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  • FIRST POST
    • d000hg
    • By d000hg 14th Mar 17, 12:28 PM
    • 101Posts
    • 11Thanks
    d000hg
    Does buildings insurance cover retaining walls?
    • #1
    • 14th Mar 17, 12:28 PM
    Does buildings insurance cover retaining walls? 14th Mar 17 at 12:28 PM
    The house we want to buy has a fairly large/high retaining wall holding the back yard back from the road. Our survey mentions that since this wall is 100+ years old, there's the potential for issues and while they're paid to be cautious I suppose it's possible.

    I this the kind of thing that buildings insurance would cover? Or does that strictly cover the 4 walls and roof by default not external features? If our survey said there WAS a problem then presumably it wouldn't be covered or we'd have to disclose it... but where do we stand that they merely pointed it out as they do any number of issues (it's an old house)?

    Anyone in a similar sort of situation - does your insurance cover these things or do you have indemnity policies or what?

    Thanks for any advice and personal experiences you can share.
Page 1
    • huckster
    • By huckster 14th Mar 17, 12:57 PM
    • 3,007 Posts
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    huckster
    • #2
    • 14th Mar 17, 12:57 PM
    • #2
    • 14th Mar 17, 12:57 PM
    What do you want to be covered against ?

    Storm damage may be covered, impact by road vehicle, flood, but not subsidence or landslip.

    If this wall is a major risk, you need to ascertain full cost of reinstatement and make sure it is covered within Buildings Insurance. You also need to read the policy to see what the exclusions are.

    There are some Insurers who are better at covering houses with large garden risks like this e.g NFU Mutual.

    Keep full records. If the wall condition is at all being questioned, then get a full assessment and if necessary negotiate with vendor. I have come across garden walls on massive country properties being subject to very large claims, with the conditions of wall being subject to lengthy arguments.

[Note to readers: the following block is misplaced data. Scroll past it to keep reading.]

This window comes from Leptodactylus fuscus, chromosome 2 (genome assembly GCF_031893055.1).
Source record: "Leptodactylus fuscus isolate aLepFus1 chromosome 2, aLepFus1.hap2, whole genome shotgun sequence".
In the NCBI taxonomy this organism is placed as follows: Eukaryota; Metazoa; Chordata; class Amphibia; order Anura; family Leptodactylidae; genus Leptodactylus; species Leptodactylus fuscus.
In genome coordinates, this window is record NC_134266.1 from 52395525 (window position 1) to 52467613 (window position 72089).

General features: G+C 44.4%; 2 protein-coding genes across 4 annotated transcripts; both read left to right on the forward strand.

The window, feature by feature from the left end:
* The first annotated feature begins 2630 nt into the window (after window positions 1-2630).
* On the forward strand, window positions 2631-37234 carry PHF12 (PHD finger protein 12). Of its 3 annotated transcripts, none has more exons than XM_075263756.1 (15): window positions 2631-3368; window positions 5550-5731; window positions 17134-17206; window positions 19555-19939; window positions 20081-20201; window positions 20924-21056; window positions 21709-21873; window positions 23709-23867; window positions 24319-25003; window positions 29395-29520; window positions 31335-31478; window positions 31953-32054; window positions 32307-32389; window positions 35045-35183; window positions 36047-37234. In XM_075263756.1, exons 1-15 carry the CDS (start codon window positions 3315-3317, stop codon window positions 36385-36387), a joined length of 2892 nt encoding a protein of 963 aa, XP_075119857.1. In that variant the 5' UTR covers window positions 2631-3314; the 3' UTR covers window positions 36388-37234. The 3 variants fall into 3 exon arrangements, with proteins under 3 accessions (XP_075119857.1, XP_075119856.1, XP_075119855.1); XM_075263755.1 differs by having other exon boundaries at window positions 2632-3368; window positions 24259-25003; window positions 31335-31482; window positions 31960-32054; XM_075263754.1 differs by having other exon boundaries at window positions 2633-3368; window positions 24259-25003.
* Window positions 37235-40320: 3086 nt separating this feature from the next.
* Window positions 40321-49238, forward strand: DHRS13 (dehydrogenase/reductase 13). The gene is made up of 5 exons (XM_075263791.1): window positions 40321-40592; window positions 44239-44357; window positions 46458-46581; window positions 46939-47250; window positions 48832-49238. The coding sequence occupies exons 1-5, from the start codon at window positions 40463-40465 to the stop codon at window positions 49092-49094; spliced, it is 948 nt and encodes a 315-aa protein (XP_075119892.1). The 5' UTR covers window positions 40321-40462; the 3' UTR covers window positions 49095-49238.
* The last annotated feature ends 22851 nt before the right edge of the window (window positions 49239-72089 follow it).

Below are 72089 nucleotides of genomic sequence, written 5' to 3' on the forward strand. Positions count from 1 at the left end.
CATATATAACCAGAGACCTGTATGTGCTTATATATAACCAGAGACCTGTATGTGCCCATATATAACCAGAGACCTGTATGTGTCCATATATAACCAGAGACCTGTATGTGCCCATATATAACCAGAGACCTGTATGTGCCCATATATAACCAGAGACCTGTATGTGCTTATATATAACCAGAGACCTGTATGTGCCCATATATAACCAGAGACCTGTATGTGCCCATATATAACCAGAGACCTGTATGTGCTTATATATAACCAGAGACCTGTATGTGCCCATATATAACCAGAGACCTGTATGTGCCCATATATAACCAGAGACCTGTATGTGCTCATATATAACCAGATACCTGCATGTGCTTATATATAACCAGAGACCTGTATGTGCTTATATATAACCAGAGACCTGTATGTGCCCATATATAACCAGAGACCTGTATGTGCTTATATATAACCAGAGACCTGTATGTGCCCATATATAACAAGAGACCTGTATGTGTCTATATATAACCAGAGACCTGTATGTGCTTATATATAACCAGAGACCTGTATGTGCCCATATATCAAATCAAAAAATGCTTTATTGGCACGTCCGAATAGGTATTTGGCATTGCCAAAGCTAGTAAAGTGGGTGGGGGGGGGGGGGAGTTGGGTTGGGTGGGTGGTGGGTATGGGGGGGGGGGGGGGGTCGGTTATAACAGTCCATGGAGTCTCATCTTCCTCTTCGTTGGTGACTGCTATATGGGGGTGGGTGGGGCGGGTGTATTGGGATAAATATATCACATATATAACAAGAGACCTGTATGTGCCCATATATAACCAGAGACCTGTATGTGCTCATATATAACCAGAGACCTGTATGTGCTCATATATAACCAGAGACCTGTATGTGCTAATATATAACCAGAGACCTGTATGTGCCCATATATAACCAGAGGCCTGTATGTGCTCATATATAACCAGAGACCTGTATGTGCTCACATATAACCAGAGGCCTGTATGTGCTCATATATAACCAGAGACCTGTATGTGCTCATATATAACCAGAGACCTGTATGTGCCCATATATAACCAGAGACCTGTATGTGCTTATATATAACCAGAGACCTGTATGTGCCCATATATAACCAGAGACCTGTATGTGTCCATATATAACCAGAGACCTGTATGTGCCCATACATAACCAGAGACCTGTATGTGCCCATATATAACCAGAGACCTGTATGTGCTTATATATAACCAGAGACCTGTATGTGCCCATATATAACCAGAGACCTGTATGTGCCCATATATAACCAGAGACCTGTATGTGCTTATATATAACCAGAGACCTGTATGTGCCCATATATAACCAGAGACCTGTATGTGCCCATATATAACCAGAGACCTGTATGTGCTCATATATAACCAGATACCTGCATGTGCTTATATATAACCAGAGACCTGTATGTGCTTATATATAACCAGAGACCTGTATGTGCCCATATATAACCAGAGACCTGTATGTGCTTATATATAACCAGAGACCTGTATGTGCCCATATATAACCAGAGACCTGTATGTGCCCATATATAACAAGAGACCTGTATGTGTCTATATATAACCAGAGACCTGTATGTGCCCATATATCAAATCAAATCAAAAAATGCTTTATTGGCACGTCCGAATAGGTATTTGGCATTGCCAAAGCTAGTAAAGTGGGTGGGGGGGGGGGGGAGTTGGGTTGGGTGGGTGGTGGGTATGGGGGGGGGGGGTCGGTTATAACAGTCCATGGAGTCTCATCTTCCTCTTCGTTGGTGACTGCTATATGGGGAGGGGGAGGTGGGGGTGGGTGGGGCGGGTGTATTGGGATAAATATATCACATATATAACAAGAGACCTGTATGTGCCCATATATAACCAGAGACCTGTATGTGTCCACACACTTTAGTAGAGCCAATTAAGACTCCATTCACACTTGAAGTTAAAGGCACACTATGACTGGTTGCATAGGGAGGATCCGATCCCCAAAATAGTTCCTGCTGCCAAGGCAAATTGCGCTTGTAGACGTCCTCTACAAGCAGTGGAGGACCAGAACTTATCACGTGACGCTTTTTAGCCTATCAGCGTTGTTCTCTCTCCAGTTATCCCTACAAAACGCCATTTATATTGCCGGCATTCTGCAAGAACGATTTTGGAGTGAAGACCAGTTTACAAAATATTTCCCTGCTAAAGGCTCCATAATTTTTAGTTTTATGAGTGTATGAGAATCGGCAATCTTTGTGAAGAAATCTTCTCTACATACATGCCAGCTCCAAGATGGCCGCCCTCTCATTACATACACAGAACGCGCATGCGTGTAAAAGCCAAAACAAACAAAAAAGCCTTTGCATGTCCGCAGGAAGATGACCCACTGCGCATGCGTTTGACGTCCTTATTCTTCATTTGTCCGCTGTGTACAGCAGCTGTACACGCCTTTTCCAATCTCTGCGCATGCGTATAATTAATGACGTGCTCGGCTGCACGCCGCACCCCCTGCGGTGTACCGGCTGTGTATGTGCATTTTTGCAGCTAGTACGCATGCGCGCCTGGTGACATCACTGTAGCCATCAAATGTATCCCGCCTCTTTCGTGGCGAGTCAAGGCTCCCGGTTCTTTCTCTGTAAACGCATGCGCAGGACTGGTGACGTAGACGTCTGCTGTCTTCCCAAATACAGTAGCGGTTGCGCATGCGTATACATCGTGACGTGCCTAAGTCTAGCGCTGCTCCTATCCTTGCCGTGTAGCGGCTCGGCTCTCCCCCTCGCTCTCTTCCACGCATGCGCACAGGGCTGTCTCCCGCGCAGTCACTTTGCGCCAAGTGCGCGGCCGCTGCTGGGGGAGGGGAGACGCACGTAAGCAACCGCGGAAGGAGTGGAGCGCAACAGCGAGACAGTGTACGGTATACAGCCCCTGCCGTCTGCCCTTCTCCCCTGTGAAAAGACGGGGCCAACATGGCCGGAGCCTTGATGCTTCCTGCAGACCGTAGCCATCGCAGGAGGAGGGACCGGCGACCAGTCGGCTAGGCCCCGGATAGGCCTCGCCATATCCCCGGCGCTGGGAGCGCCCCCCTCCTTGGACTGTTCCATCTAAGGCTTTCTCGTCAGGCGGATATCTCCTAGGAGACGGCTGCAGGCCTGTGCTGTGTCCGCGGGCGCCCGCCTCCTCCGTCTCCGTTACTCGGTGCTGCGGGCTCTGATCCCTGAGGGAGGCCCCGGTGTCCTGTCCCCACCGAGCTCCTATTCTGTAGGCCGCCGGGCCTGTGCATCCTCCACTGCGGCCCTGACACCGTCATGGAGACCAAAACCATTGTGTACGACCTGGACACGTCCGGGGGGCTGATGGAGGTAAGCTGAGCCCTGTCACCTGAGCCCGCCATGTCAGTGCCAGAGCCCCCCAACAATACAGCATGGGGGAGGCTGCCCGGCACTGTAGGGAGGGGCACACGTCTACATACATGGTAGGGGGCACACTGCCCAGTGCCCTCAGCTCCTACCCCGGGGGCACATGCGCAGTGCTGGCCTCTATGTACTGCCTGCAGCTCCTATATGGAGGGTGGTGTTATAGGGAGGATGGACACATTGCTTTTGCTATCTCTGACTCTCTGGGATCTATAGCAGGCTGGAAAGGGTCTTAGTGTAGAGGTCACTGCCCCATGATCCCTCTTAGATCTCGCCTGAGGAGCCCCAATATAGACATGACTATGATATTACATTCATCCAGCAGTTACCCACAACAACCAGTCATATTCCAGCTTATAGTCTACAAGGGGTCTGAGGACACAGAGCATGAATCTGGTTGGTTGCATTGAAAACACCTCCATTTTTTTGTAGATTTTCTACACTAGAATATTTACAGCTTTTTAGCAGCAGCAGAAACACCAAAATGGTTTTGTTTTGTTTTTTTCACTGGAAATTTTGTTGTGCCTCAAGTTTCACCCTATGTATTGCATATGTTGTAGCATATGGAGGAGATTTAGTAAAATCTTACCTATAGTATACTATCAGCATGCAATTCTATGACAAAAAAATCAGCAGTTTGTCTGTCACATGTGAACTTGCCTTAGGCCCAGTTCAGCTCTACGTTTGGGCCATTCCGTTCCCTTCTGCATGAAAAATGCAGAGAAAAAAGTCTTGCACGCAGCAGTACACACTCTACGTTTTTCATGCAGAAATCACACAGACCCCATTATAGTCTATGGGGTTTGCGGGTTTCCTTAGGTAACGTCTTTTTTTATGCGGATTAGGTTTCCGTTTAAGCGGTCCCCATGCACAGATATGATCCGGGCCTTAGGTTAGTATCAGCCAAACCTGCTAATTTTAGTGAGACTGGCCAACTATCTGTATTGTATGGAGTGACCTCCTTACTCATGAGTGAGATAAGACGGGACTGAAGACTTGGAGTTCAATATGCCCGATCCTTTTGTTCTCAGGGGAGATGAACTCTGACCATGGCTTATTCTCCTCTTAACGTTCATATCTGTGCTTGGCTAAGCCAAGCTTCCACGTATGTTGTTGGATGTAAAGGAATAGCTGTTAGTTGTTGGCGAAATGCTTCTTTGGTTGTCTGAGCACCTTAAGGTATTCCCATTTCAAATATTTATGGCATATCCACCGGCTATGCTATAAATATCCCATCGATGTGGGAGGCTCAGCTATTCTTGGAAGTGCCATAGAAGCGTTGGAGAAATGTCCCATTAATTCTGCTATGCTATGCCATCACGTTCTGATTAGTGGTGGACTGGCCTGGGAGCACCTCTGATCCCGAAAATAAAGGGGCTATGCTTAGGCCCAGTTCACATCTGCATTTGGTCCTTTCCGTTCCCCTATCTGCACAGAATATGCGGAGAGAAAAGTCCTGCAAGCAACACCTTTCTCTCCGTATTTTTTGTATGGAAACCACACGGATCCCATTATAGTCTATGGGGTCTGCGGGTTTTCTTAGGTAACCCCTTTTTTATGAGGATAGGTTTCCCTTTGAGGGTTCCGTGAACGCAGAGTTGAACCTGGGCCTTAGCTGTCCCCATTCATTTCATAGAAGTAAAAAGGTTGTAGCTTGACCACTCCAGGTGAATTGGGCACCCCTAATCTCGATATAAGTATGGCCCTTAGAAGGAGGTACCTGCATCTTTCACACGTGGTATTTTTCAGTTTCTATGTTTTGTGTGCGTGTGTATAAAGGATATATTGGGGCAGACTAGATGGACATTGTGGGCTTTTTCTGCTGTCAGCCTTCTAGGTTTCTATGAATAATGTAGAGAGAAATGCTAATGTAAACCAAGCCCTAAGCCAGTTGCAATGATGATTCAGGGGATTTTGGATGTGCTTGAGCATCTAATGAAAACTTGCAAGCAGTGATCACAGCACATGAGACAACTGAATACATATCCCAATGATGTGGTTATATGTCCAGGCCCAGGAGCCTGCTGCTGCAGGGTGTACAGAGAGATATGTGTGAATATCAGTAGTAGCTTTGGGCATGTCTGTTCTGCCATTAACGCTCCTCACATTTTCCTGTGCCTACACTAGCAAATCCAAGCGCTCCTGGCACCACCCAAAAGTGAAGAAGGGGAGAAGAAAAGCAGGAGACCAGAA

• d000hg
    • By d000hg 14th Mar 17, 1:28 PM
    • 101 Posts
    • 11 Thanks
    d000hg
    • #3
    • 14th Mar 17, 1:28 PM
    • #3
    • 14th Mar 17, 1:28 PM
    I suppose the perceived risk, however unlikely, is that it collapses and our back yard falls into the street! Not a risk to the house but that would be rather a problem to sort out and not cheap.

    I suppose in the first instance you'd want insurance to cover against the costs of that extreme worst case scenario.

    But more likely - what if down the line it shows signs this might happen later? Prevention is likely to be cheaper and easier but can you get insurance that would cover "we need to shore up this wall to stop it collapsing"? Or does insurance tend to cover things actually happening, not stopping the things happening (if that makes sense)?
    • huckster
    • By huckster 14th Mar 17, 2:33 PM
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    huckster
    • #4
    • 14th Mar 17, 2:33 PM
    • #4
    • 14th Mar 17, 2:33 PM
    You have liability insurance for third party claims against you under Home Insurance. Buildings Insurance as property owner and Contents as occupier.

    BUT, Insurance is always on the basis of the property including this wall being in a good state of repair. Home Insurance covers against the perils stated e.g storm. It is not a property maintenance policy.

    There is one case i can remember reported online where the potential claim was over 100,000. The wall had come down due to flooding and was the subject of a complicated claim where Insurers experts argued with the Policyholders experts. It was a limestone wall with a lime mortar that could be washed away by water.

    I have seen other reports of people worrying about walls in this situation where there was no issue. This wall has been there 100 years or more without problems. If the wall is maintained in good order and any trees/shrubs taken care of, then there should not be problem. If in doubt, get it checked and negotiate any repairs with vendor.
    • eddddy
    • By eddddy 15th Mar 17, 8:51 AM
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    eddddy
    • #5
    • 15th Mar 17, 8:51 AM
    • #5
    • 15th Mar 17, 8:51 AM
    If, for example, the wall crumbles and falls down simply because it is old and/or is poorly maintained, no insurance policy will cover that.

    You can ask a structural engineer to report on the condition of the wall - but the information that they can give from a visual inspection may be limited.

    But a structural engineer should certainly be able to advise you how the wall can be strengthened to reduce the likelihood of future problems.

    It would almost certainly be cheaper to strengthen the wall whilst it is in place, than rebuilding it after a collapse.
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